Master's in economics will prepare you for many fields
Zack Campbell came to UNH Paul College to earn his bachelor's degree. Three of his professors were instrumental in helping him choose economics as a career path and he continued his education to earn his master's in analytical economics. Campbell says the program provided him with "exceptional quantitative training" that has helped him in his career.
How did your program and experience at Paul College prepare you for where you are today?
The Master's in Economics program provided me with exceptional quantitative training in economics that has helped me tremendously so far in my career. In less than a year I learned an incredible amount of both theoretical and applied economics, computer programming and quantitative methods, and the fundamentals of high-quality economic research.
What person, course, or experience most influenced you while at Paul College? How?
Three of my undergraduate professors at Paul College were instrumental in helping me choose economics as a career path. Prof. Reagan Baughman’s Labor Economics class got me interested in economics and policy while Econometrics with Prof. Ju-Chin Huang got me interested in applying quantitative methods to answer interesting questions. Finally, Prof. Karen Conway’s Capstone class taught me the fundamentals of thorough, high-quality economic research and encouraged me to use it to explore issues I found fascinating. I was fortunate enough to continue to work with these professors in some capacity throughout earning my MA in Economics at UNH the following year.
In graduate school, Prof. Mohr’s Microeconomics class became what is likely the most challenging, interesting and valuable course I have ever taken. It was incredibly rigorous and pushed me to accomplish things I did not know I was capable of. Additionally, the econometrics sequence was exceptional. We began by learning the theoretical underpinnings of econometrics and moved onto practical applications, some of which I still use today.
What exactly do you do day-to-day in your current job?
I perform quantitative analyses of large, complex datasets for use in antitrust litigation or other economic analyses
What has your career path been like? How did you end up where you are?
After graduating from the Master's in Economics Program in 2014, I worked an internship at the Federal Reserve Bank of Boston and started pursuing economic consulting jobs. This led me to FTI Consulting, Compass Lexecon’s parent company, where I conducted economic analysis related to wholesale electricity markets in the US. For a complex merger case, Compass Lexecon needed someone with expertise in these electricity markets and asked me to help. While working on this case, I grew to love antitrust analysis and decided to come over to Compass Lexecon full time. At Compass Lexecon, I specialize in the quantitative analysis of large, complex datasets in a variety of industries, including technology, energy, healthcare, transportation and manufacturing. I analyze economic issues related to industry competition such as antitrust litigation, Merger and Acquisition regulatory review and damages calculations. I spend most of my day coding in Stata, Python or SQL, or analyzing smaller datasets and creating visualizations using Excel. I also oversee work done by junior staff, including assigning projects, reviewing work, training and mentoring. Finally, I interact with our clients to help them understand the complex subjects and data relevant to the case.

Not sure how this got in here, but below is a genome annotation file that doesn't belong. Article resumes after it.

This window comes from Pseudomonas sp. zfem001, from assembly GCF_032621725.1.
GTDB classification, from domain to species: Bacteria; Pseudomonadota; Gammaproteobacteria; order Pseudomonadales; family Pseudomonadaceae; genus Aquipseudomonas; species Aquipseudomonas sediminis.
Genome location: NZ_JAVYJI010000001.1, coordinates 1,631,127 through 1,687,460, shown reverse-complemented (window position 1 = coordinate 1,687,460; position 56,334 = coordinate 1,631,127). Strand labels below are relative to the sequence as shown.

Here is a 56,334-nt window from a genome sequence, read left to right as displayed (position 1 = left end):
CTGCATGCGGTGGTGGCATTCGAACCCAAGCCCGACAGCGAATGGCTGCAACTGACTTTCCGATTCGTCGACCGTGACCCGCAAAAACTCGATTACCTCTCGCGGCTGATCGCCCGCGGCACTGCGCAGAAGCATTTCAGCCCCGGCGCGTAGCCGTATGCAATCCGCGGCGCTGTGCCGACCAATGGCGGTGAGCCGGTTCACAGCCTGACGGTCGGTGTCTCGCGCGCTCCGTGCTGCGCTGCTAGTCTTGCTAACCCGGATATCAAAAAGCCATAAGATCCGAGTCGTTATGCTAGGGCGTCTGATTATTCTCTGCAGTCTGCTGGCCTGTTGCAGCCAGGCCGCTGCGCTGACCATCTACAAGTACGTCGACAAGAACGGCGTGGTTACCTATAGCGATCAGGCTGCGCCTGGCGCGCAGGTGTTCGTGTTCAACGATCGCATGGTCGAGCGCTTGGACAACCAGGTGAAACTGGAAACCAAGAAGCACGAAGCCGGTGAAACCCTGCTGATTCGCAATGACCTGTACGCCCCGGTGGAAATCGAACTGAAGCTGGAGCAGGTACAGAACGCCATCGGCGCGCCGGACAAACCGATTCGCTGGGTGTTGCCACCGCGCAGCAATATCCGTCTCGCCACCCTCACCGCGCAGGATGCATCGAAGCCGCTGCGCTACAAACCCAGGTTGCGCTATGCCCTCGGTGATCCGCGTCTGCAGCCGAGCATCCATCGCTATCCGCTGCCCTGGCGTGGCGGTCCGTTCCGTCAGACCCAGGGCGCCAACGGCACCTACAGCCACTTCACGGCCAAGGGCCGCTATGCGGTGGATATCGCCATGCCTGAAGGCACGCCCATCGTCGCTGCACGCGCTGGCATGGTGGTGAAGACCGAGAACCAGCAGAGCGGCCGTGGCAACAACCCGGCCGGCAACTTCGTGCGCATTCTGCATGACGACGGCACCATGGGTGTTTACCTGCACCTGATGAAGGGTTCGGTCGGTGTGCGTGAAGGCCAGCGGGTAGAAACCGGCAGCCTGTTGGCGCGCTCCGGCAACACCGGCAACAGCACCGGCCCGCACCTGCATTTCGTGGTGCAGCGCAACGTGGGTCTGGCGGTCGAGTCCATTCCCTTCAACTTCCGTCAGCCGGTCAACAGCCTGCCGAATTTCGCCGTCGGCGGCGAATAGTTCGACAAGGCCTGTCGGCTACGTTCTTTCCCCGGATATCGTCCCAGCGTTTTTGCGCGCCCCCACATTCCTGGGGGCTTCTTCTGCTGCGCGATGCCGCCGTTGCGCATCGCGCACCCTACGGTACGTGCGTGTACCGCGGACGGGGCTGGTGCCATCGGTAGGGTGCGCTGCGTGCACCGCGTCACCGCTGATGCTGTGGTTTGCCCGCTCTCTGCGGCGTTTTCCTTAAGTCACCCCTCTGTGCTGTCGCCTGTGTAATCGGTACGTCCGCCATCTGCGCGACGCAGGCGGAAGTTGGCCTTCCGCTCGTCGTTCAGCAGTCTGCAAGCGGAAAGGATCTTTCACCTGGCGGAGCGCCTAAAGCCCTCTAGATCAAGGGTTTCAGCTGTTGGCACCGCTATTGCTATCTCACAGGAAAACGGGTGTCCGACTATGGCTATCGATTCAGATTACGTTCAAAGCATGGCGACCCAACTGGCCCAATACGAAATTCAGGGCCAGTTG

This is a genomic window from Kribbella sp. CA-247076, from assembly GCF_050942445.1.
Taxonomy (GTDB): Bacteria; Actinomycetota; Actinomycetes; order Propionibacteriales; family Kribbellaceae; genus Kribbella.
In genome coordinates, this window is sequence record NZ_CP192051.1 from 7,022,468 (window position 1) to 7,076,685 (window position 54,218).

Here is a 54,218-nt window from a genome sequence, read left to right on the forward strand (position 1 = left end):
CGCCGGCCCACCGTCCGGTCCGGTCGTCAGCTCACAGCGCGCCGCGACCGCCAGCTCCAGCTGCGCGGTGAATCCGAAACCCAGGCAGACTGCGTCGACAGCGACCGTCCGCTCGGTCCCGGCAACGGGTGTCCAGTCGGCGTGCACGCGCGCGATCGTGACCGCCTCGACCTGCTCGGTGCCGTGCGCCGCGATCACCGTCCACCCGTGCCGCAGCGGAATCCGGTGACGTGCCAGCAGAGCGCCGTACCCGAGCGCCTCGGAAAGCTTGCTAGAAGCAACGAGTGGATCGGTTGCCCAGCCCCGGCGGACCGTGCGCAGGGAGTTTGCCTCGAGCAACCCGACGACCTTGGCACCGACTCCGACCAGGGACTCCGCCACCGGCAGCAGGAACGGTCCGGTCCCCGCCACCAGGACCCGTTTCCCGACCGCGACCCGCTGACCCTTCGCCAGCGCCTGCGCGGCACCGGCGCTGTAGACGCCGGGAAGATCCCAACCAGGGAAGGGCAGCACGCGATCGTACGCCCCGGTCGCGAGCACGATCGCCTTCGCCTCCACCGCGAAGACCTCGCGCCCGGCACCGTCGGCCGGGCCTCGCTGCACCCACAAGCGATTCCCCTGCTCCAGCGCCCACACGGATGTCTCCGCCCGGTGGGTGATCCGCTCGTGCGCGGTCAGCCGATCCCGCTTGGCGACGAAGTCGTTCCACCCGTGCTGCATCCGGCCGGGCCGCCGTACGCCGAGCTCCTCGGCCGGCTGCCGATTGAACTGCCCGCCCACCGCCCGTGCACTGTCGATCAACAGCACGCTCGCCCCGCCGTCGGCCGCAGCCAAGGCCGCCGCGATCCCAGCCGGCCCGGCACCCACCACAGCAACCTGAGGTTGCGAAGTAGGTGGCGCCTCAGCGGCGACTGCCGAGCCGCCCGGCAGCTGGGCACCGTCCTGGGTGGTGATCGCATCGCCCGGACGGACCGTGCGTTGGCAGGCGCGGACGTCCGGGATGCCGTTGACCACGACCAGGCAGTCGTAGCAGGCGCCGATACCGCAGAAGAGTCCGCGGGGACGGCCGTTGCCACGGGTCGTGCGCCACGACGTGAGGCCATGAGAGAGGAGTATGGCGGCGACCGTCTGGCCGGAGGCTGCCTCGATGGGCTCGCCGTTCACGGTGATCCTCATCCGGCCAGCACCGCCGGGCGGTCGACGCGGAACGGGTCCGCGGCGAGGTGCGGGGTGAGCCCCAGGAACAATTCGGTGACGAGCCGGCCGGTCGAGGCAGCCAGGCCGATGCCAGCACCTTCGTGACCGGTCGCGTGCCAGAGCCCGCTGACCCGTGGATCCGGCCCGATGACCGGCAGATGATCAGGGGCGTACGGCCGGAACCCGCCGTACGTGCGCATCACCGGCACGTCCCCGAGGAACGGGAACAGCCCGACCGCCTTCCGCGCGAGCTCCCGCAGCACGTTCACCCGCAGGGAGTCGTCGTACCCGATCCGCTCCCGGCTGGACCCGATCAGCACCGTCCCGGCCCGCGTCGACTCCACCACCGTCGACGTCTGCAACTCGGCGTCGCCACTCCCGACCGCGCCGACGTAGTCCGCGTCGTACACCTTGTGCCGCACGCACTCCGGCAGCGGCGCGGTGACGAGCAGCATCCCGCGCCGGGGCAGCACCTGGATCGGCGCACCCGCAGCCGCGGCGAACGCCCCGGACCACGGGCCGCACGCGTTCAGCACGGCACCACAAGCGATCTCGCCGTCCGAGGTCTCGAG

What are some of the things you like most about your job?
I get to work on some of the most high-stakes and high-profile competition cases in the country, and every case has its own unique challenges that make it interesting and allow me to keep learning. I also like that I am able to work in a variety of industries. In just two years I have done work related to technology, transportation, energy, manufacturing and healthcare. We also have a strong collaborative and academic culture. My colleagues are all exceptionally smart and driven people who are also great teammates.
What are some of the difficult things about your job?
Major deadlines can sometimes be quite demanding. We need to find ways to work as a team to get lots of analysis and report-writing completed to meet a deadline set by a court, while ensuring absolutely accurate and error-free work. On complex cases this can be very difficult, but if you enjoy the nature of the work then it can also be fun in a way.
What are some skills that have served you well through your career?
I am a team player and I take pride in being a good guy to have on a deadline. I am also quite meticulous and detail-oriented, which makes me an asset when the quality and accuracy of our work is paramount. My quantitative economic background and programming skills have allowed me to understand complex data and concepts and communicate effectively about them both internally and to clients.